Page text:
mobileunwrapped gives an overview and breaks down the differences between the HTC Thunderbolt, the Samsung Droid Charge and the LG Revolution.
I’ve been lucky enough to have the opportunity to spend a few weeks with Verizon’s current 4G phones – the HTC Thunderbolt, the Samsung Droid Charge, and the LG Revolution. If you’re thinking of making the leap to a 4G phone on Verizon, take a gander at the differences between the phones, and what each does well (and not so well).
First things first, if you’re still on the fence about making the leap to 4G, let me entice you. I was at first skeptical that 4G would make a big difference in the performance of a phone. Then I picked up the Thunderbolt. Not only is the device itself fast, but download and upload speeds are crazy. I’m not talking about benchmarking numbers, I’m talking about real-world experience. Today, I downloaded the most recent Android Central podcast in less than 1 minute over 4G. While driving, I downloaded it in less than 2 minutes. Wow. Just wow. If you pass a lot of data back and forth on your device, don’t like waiting for web pages to refresh, want immediate updates on your apps, 4G is for you. 4G is truly a game changer in the mobile space. Data is nearly instant in responding to every command. Next, if you want a good look at some video of each of these phones’ UI and hardware, check out MobileBurn.com’s video reviews of the Thunderbolt, Charge, and Revolution. I also recommend spending some time in the store with each of the phones. Since I’ve spent a week with each, let me lay out some facts about each phone. A visit to phonearena.com will provide you with specs for each of the phones (Thunderbolt, Charge, and Revolution).
I spent the most time with the HTC Thunderbolt (TB) as it was my personal device for about a month. It’s the heaviest of the three phones, weighing in at 6.23 ounces. While this lends the feeling of sturdiness and quality in the device, it also feels significantly heavier than the other devices (though not as much with the Revolution). Though it’s heavier, it’s also slightly shorter (4.75in) and narrower (2.44in), though it’s the thickest (0.56in) of the three. All in all, it feels very comfortable in the hand. The back is somewhat rounded making it easy to grip. It’s weighted evenly so that unlike the unwieldy Droid X, it rests easily in the hand and is amenable to one handed use. The TB sports a 4.3in 480×800 TFT screen (same as the Revolution). In laymen’s terms, this means that the screen is very crisp. Though not as bright as the Charge’s Super AMOLED screen I found it to be a very nice screen to use and at 100% brightness, fairly passable reading in bright sunlight. Sadly, the TB has an anemic battery to power it – 1400mAh. This gave me about 5.5 hours of LTE time with moderate usage. Even worse, if I left the TB unplugged over night, when I woke up in the morning, the battery would be completely drained by background processes. I expect this is due to LTE as I have never had this problem with 3G phones.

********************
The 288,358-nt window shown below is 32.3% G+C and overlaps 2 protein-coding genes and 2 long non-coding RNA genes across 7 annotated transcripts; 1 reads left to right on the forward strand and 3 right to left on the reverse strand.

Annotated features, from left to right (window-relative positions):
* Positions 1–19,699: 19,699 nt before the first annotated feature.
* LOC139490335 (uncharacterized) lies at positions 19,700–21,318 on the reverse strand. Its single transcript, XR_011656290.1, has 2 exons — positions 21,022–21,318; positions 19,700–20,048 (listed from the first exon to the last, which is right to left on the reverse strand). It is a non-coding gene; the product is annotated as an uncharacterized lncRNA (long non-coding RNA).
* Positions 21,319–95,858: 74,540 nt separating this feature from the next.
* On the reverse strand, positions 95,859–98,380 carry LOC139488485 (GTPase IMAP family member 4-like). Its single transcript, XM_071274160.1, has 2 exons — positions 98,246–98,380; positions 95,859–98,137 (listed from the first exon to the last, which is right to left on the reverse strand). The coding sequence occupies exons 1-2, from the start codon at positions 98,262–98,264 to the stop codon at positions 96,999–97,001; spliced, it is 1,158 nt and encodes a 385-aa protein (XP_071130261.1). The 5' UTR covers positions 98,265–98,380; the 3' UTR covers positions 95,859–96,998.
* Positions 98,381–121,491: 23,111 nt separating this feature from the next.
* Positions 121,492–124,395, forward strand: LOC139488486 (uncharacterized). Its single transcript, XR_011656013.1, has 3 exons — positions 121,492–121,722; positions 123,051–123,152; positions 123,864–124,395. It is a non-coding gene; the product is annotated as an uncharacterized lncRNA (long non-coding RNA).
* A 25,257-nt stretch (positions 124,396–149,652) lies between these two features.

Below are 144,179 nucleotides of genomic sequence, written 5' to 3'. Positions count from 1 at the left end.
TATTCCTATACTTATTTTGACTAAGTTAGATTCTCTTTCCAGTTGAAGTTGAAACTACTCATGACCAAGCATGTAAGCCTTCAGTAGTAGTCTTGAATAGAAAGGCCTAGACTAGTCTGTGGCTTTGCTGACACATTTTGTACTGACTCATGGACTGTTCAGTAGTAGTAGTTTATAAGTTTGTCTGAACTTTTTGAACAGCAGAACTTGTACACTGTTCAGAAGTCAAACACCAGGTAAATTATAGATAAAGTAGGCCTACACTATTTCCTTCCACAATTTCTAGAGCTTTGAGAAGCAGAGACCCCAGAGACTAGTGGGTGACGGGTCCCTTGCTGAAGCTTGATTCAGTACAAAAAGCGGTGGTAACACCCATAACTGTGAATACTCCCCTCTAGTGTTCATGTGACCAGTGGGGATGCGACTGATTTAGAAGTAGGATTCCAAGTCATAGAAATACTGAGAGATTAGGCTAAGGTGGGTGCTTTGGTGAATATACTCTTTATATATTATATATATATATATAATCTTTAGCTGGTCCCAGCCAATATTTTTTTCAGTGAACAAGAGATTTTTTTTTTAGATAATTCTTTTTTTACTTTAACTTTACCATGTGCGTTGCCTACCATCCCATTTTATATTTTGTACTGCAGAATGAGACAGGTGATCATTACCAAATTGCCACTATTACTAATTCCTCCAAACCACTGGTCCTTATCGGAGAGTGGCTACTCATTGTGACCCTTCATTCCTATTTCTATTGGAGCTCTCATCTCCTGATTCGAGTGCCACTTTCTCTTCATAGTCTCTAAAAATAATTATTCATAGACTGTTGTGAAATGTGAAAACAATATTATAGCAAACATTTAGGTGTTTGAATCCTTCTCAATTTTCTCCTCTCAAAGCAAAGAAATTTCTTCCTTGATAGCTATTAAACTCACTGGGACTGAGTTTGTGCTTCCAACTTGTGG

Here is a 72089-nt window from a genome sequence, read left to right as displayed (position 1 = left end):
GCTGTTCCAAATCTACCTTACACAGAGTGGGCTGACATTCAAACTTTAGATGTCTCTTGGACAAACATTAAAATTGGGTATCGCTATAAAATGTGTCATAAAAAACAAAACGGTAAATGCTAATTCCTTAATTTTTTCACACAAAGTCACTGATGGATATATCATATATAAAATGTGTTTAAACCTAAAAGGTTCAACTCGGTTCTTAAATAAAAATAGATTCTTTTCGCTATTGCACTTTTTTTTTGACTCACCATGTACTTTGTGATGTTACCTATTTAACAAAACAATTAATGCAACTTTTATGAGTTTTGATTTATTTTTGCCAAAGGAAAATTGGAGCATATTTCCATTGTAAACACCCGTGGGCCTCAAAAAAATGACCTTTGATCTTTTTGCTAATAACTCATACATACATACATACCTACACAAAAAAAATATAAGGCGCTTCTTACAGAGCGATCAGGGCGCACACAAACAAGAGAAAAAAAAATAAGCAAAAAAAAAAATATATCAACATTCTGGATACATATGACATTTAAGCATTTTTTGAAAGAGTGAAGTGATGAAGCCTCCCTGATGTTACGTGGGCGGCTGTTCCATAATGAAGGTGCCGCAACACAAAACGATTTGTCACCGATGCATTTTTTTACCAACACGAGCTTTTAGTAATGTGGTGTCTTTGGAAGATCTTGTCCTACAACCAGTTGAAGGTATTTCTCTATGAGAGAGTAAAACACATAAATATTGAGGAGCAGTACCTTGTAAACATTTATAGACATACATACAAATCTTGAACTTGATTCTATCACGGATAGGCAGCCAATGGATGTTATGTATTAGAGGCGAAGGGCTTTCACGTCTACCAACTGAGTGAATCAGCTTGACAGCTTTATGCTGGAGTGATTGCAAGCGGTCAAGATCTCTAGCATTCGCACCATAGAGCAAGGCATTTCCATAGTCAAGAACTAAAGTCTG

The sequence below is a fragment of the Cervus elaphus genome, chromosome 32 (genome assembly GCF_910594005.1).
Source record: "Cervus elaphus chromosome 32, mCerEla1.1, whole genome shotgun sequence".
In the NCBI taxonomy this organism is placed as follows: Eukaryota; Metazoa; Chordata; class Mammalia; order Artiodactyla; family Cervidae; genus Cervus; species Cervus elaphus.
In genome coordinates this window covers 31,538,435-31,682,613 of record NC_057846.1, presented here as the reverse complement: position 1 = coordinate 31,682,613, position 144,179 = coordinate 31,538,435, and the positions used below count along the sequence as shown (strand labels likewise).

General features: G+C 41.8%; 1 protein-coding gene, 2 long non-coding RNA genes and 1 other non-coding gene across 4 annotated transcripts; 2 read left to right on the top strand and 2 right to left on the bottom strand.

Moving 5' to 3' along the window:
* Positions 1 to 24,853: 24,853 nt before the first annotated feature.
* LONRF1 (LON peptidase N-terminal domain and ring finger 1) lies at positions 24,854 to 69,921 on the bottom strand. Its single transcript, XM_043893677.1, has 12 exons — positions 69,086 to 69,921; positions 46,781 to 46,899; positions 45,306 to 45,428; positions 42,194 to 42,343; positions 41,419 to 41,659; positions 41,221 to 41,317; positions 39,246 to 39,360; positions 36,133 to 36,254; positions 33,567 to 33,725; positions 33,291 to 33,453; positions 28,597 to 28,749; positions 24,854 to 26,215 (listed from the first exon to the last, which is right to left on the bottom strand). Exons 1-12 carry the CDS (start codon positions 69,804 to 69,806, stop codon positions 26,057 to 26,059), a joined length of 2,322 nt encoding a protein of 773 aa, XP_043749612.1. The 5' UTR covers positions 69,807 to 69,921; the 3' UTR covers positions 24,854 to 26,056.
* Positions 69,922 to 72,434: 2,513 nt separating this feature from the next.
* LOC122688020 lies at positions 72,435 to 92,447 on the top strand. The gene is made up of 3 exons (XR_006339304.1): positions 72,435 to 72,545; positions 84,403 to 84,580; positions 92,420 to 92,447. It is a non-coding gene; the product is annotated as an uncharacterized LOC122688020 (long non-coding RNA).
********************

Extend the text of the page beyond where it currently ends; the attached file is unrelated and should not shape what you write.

The Thunderbolt runs Android 2.2 and just received an update that fixes the random reboot issue many users were experiencing. This update did not include an upgrade to Gingerbread. It runs HTC’s Sense version 2. Not the newest version that handsets coming out now are running, but still very nice. Sadly, HTC has reported that Sense 3.0 won’t be coming to the Thunderbolt – though it can be had via root and custom ROM (not that we condone that kind of thing…) I consistently found that the Thunderbolt was able to render web pages stunningly fast. Even over wifi it is faster than any 3G phone I’ve used. This is probably due to the generous 768GB of RAM included with the phone. All three phones run a 1GHz processor and the TB uses the Snapdragon variety. Not state of the art these days, but I can’t imagine a phone being much faster than the TB runs. While using it, I did not pine at all for a dual core processor. The Thunderbolt comes with 8GB of internal memory and is generously packaged with a 32GB SD card.
What’s good about the Thunderbolt?
- It’s fast. Like, crazy stupid fast.Scrolling between homepages, moving from one app to another, working within apps, on the internet, everything is just fast. I never found anything that made the device stutter or lag in any way. I can’t say enough about how fast this device runs.
- The screen on the Thunderbolt is super crisp. I never had a problem viewing text of any size. Of course, 4.3inches of screen makes text big in just about any situation. The screen is also viewable in direct sunlight – unlike the Charge.
- HTC Sense actually improves the use of the phone. You won’t hear me say that about ANY other manufacturer skin. That said, the first thing I do on any phone is install ADWEx, but Sense goes deeper than just the homescreen. Pull down the notification shade and you’ll find your most recently used apps for quick multitasking. There are 66 widgets in Sense, including multiple versions of widgets for: web bookmarks, calculators, calendars, clocks/weather, radio, Footprints, Friendstream, email, messaging, IM (Windows Live, Yahoo, and AIM), music, news, contacts, photos, search, utilities, stocks, and Twitter.
Read the rest of the review here.